Why I stopped following celebrities on Twitter
I have a friend who contends that the only celebrity worth following on Twitter is Michael Caine. She could very well be right. This is for the simple fact that Michael Caine on Twitter—imitated by many, replicated by none—is nothing but Michael Caine on Twitter. Michael would never do a hashtag meme. He would never drop gratuitous mentions of hanging out with Lindsay Lohan at Chateau Marmont or tweet incessantly about his movie being released on Netflix. Instead, Michael Caine on Twitter is wishing people the very best for the New Year and expressing joy at reaching 80. You can even hear his one-in-a-million voice as he tweets: “Thank You for your kind Birthday messages. Will blow the candles off.”
Michael Caine, bless his heart, is a shining example for them all.
My relationship with most celebrities has been seriously damaged by what they’ve revealed about themselves on Twitter, and I’m willing to bet I’m not alone in that. John Cusack—the love of my life when I was a freshman in high school, the embodiment of everything I ever wanted in a boyfriend, the pinnacle of teenaged angst—is, I discovered to deep dismay, a terrible speller. Johnny Bench overuses exclamation marks. Bret Easton Ellis is simply terrifying.
You know what they say about meeting your idols: don’t. I’ve been let down by so many tweeting celebrities that I have mostly stopped following them at all. They were too real, too human—and not in a fun “They’re just like us!” kind of way. They misspell. They over-punctuate. They complain. They tweet too much. And most of all, they’re boring. They are human beings who have to make dinner and wash their faces and sit in traffic. And then, of course, tweet about it. Just like the rest of us.
But wait, you other dedicated lovers of John Cusack cry out! Isn't this precisely the reason we follow them in the first place? When Beyoncé entered the Tumblr fray with a photograph of her feet, the masses squealed in delight. Us Weekly had never thought to publish a picture of Beyoncé's feet. The novelty of it all, the intimacy: her feet! And even if they had, it wouldn't have been sanctioned by Mrs. Carter herself. The authorized feet. And that’s the whole point. Here was a moment in Beyoncé's life that she wanted to share. Perhaps she really loved that shade of sea foam green, and like any girl, wanted to show it off to all of her friends.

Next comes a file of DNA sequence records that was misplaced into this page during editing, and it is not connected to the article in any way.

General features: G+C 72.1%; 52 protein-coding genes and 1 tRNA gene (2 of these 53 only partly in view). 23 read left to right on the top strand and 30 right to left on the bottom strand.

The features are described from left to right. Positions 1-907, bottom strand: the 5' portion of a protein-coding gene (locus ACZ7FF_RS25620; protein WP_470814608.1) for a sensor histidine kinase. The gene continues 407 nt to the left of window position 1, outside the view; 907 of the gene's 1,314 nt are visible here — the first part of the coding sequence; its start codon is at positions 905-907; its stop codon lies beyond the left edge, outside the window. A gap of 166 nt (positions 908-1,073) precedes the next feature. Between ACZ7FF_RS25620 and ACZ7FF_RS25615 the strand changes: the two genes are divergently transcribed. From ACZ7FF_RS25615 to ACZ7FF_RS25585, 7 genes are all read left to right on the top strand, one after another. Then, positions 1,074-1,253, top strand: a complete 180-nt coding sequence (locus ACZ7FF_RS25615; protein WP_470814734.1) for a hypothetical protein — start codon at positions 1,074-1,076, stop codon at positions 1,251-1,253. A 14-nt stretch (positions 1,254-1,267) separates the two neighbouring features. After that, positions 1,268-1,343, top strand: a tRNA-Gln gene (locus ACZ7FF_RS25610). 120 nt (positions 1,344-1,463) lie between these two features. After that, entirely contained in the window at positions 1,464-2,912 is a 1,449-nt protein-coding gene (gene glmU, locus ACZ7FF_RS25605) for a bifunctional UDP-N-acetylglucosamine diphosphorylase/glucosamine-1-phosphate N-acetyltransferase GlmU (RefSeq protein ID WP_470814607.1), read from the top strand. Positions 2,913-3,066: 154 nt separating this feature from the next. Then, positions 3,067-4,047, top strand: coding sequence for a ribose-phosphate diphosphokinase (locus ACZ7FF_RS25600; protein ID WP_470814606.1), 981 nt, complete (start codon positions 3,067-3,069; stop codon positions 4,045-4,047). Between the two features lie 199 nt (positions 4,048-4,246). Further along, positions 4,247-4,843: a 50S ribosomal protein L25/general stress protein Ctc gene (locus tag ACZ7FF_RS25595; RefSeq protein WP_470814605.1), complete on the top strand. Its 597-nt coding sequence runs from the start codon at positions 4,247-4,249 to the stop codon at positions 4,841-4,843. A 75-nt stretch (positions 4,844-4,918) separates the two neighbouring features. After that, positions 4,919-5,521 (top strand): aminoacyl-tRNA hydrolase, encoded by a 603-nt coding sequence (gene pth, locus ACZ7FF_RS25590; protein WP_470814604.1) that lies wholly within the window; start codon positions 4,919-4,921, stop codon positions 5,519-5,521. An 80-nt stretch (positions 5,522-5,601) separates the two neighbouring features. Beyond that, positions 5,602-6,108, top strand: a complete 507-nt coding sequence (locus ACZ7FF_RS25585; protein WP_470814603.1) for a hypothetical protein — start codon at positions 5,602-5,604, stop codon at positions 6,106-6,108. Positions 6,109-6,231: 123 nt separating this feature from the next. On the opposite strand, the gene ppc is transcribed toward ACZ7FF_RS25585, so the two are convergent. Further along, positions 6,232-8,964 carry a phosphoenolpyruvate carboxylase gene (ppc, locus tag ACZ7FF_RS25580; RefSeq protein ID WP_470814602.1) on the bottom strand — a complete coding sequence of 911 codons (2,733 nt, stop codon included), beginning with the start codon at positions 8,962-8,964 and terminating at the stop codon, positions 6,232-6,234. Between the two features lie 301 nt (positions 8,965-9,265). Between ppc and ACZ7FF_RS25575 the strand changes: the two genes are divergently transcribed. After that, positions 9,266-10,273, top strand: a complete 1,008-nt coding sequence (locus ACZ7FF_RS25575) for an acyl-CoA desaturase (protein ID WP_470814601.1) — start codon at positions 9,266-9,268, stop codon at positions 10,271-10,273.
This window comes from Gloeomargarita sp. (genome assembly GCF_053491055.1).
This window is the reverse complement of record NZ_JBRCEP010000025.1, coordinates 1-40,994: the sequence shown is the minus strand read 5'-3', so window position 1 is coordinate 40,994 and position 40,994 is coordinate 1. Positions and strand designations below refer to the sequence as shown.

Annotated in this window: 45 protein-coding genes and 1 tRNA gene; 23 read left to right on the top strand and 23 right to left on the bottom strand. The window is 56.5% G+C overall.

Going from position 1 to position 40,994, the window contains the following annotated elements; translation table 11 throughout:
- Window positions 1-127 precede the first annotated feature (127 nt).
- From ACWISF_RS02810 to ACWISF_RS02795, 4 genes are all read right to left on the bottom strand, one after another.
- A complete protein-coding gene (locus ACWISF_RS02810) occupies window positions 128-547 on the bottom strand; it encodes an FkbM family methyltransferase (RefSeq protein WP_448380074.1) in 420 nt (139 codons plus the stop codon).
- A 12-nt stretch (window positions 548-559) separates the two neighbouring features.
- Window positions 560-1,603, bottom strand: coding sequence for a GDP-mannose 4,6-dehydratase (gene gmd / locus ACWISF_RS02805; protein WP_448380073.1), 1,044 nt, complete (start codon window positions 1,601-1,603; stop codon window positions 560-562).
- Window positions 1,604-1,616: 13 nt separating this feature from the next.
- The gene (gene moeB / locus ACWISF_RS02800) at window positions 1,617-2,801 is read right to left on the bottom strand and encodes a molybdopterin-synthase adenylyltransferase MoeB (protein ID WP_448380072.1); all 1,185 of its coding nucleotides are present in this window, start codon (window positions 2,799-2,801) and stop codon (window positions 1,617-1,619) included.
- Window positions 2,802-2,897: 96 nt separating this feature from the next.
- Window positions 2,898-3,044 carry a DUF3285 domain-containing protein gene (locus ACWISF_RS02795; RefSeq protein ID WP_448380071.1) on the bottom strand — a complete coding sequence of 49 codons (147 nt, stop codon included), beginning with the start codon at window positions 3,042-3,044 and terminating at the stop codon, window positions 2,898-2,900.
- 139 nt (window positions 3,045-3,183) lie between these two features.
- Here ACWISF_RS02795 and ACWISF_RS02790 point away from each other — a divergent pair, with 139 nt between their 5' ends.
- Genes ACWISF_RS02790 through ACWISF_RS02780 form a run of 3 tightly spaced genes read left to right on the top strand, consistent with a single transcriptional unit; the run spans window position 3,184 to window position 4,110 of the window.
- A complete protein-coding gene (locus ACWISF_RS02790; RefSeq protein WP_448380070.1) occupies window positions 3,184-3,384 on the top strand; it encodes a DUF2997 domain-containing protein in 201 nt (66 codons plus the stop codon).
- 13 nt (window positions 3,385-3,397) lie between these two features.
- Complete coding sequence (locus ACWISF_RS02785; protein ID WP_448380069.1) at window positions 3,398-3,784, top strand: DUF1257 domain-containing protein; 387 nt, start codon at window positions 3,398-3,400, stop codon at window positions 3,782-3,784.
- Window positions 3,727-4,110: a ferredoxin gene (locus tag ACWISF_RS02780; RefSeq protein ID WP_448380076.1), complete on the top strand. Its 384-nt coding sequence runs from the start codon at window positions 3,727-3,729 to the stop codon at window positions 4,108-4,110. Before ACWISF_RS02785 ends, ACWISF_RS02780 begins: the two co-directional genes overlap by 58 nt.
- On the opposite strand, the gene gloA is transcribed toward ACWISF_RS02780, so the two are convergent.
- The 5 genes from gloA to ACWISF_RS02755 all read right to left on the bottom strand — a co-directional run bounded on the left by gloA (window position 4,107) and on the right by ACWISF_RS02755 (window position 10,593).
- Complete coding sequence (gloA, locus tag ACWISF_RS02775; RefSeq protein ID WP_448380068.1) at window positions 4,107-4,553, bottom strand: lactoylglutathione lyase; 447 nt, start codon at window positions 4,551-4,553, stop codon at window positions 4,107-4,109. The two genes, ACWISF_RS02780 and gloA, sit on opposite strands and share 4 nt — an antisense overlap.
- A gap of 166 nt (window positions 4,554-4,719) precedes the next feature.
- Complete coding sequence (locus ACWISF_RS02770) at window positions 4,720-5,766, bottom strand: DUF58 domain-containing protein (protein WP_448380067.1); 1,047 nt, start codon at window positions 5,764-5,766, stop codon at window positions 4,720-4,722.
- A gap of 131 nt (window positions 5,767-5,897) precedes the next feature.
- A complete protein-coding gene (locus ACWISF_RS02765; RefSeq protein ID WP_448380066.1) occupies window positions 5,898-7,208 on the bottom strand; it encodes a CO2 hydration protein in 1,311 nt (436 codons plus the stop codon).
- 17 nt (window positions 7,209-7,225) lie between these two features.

You guys, we're Beyoncé's friends.
So who cares what that glittery beacon is actually saying, in the end? That's the gist of it: The masses of people following a celebrity on social media are in on a conversation with the object of their adulation. They can even tell that celebrity exactly how they feel with a simple little piece of punctuation: @.
The at-reply is the new fan letter. If you were at all like me when you were younger, you, too, wrote pages of looping teenaged script to your favorite celebrities, legs tucked up underneath you as you sat under your poster of Robert Smith, composing a seven-page account of what Keanu Reeves' acting meant to you, constructing a piece of highlighter art to be tucked into an envelope bound for Michael Stipe. They never wrote back; the most you ever hoped to receive would be a machine autographed band photo from the management. The one time I did receive a letter from a celebrity was when I was 16 and had met the lead singer of the Gin Blossoms after one of their shows, and he promised me he'd write if I wrote to him via their fan club. I did, and he did. A single page on a spiral memo pad in which he recommended that I read Jim Carroll's The Basketball Diaries. Probably no more than 140 characters.